sprawl

Over the summer Melbourne choreographer and dancer Shaun McLeod and I had some time to prepare a scratch performance for the Dance and Somatic Practices Conference at Coventry University.

Here’s a video of the performance (recorded by Carol Breen).

 

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andrée

Last Wednesday the esteemed dance anthropologist Andrée Grau died suddenly. She had an inquisitive, sharp and beautiful mind, was quick witted and profoundly inspiring to her students.

Here’s a video of Andrée from 2011 talking about dance anthropology. In it she suggests that “to dance is a social duty”.

Rest and dance easily Andrée – your intellect, compassion, and beautiful wrestling with ideas will remain. Of course I’ll miss our bloody-minded arguments, but know that I will do my best to remember my social duty as a dancer.

 

not for choreographic purposes

In the summer I was working with Eva Recacha in the studio at The Place in London and one of the piano chairs had a sign on it:

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We all have objects that are clearly not for choreographic purposes and so I had some stickers made:

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They are 4.5” x 2.7” (11.43cm x 6.86cm) and are essential kit for any choreographer. If you just drop me a line I’ll send you one or a set of four (just let me know) for free.

limitations

The more one limits oneself, the closer one is to the infinite; these people, as unworldly as they seem, burrow like termites into their own particular material to construct, in miniature, a strange and utterly individual image of the world.

– Stefan Zweig, Chess Story

educational persuasion

As a strategy for racial progress, educational persuasion has failed, because it has been predicated on the false construction of the race problem: the idea that ignorance and hate lead to racist ideas, which lead to racist policies. In fact, self-interest leads to racist policies, which lead to racist ideas, leading to all the ignorance and hate.

– Ibram X Kendi
https://www.theguardian.com/world/2017/jul/04/what-will-it-take-for-the-us-to-eradicate-racist-ideas

baldwin on america

I Am Not Your Negro is a documentary by Raoul Peck about James Baldwin film about power, race, love, and a vision of America that is prescient and painful.

I had to look at you [white people]. I know more about you than you know about me. Not everything that is faced can be changed, but nothing can be changed until it is faced.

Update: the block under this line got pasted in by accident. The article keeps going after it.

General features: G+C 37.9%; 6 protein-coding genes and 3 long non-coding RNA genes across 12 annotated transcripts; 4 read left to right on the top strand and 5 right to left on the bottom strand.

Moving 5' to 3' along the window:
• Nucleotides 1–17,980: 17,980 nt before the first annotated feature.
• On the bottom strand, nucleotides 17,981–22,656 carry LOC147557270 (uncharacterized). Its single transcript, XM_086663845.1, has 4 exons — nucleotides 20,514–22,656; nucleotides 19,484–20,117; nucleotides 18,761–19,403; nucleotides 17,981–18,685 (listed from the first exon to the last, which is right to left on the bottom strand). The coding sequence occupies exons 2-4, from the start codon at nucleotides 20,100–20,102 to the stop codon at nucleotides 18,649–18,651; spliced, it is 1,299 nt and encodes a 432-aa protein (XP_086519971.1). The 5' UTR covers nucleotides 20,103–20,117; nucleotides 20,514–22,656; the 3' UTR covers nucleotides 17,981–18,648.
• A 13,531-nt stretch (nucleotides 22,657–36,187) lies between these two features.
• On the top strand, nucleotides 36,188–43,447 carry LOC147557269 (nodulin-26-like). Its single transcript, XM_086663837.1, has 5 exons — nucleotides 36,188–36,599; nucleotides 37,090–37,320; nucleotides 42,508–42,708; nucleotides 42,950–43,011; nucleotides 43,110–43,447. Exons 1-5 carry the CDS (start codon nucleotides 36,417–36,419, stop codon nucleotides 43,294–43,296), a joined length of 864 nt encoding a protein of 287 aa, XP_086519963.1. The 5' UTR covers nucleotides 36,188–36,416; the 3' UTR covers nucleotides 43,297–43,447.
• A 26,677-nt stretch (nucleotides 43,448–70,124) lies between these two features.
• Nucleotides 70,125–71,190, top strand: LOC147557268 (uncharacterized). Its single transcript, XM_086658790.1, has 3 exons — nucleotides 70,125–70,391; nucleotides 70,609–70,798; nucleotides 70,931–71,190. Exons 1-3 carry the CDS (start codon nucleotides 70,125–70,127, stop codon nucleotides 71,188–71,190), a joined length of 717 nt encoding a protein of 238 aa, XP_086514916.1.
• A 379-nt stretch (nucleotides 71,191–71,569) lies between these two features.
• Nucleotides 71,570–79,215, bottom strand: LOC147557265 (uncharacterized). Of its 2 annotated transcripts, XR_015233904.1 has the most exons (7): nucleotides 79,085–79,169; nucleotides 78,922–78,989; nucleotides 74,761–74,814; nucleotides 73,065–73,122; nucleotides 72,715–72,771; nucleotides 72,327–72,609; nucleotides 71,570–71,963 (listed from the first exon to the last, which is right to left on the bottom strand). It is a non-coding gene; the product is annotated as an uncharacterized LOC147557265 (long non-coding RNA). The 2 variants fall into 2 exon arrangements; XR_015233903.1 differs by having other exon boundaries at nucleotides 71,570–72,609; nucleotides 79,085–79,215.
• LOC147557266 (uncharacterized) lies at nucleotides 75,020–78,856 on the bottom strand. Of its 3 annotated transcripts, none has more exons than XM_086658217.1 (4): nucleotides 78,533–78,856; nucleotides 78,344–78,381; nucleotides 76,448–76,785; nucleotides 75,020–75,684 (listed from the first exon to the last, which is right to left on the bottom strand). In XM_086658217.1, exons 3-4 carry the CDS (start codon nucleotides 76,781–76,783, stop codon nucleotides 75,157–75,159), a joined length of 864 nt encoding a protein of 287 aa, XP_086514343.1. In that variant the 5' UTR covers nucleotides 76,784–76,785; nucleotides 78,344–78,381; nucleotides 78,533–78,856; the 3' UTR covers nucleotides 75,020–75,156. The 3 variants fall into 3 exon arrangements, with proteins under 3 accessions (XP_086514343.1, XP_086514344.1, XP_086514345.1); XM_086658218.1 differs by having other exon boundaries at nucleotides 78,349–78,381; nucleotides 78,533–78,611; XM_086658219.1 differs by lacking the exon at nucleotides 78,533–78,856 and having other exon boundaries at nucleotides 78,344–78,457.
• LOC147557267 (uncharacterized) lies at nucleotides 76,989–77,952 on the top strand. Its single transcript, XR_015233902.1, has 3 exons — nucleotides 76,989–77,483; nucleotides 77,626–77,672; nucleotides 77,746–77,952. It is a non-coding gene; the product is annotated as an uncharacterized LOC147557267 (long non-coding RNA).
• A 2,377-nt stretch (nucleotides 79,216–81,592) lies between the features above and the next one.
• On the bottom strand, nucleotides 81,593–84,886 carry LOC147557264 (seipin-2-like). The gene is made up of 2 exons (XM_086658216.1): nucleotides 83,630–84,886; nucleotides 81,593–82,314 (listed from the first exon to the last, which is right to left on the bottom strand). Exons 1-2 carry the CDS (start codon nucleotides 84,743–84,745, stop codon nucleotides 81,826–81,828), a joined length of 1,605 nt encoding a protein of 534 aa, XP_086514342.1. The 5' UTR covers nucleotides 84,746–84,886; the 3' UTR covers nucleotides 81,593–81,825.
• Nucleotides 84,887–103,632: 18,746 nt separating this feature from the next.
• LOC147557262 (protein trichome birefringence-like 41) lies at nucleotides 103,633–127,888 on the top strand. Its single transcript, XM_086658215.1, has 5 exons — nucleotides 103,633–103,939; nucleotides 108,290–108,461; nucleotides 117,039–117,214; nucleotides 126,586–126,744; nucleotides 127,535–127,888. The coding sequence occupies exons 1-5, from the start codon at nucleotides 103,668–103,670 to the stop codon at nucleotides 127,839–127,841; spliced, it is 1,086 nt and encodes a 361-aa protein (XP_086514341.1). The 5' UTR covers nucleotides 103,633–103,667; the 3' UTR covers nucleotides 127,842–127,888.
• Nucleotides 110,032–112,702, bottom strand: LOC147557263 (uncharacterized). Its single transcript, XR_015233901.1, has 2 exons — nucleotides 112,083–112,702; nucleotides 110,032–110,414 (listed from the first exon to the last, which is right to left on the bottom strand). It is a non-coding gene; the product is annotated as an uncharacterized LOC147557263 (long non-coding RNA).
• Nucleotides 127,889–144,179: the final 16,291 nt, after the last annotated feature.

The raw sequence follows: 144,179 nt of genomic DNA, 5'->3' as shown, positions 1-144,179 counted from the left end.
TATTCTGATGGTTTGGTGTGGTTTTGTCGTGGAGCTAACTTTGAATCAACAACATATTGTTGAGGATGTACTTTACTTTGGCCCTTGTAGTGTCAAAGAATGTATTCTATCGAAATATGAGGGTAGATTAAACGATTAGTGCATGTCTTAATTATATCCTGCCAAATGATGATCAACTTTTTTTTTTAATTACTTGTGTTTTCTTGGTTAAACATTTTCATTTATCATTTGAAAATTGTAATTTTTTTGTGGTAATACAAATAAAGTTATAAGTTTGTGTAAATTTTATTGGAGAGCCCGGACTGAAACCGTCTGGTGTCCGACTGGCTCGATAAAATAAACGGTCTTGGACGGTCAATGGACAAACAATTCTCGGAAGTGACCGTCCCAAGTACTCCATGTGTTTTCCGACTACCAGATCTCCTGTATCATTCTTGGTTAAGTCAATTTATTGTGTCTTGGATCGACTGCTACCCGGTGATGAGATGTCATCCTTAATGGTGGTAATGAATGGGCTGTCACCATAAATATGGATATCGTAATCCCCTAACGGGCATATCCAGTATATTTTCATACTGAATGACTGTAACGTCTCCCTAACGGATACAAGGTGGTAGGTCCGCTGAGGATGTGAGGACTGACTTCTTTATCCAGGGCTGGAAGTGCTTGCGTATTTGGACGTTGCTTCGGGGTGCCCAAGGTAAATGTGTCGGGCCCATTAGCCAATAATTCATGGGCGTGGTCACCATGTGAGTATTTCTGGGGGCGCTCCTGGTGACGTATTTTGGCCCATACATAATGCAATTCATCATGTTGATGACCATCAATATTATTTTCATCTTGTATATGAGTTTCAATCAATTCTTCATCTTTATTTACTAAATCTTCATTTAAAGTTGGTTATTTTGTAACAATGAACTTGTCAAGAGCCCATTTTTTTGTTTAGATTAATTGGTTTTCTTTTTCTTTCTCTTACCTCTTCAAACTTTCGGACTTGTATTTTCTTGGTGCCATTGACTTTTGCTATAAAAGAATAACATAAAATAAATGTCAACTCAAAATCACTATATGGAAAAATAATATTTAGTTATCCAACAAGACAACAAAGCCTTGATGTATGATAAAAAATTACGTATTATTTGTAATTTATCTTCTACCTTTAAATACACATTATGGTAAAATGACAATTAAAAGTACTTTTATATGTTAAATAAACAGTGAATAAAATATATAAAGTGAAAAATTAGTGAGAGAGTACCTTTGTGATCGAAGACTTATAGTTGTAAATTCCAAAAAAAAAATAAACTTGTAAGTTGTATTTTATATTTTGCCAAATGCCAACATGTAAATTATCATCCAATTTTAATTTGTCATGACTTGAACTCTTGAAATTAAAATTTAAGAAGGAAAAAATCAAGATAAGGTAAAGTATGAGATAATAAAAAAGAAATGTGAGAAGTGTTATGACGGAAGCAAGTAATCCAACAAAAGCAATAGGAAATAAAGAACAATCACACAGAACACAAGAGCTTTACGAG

The world is not white, it never was white. It cannot be white. White is a metaphor for power.

I can’t be a pessimist because I am alive. To be a pessimist means that you have agreed that human life is an academic matter. So I am forced to be an optimist, I am forced to believe that we can survive, whatever we must survive. But the future of the Negro in this country is precisely as bright or as dark as the future of the country. It is entirely up to the American people and our representatives – it is entirely up to the American people whether or not they are going to face, and deal with, and embrace this stranger whom they maligned so long. What white people have to do, is try and find out in their own hearts why it was necessary to have a nigger in the first place, because I’m not a nigger, I’m a man, but if you think I’m a nigger, it means you need it. The question you have got to ask yourself — the white population of this country has got to ask itself — North and South, because it’s one country, and for a Negro, there’s no difference between the North and South. There’s just a difference in the way they castrate you. But the fact of the castration is the American fact. If I’m not a nigger here and you invented him, you, the white people, invented him, then you’ve got to find out why. And the future of the country depends on that. Whether or not it’s able to ask that question.

– James Baldwin (transcribed from I Am Not Your Negro, a documentary by Raoul Peck).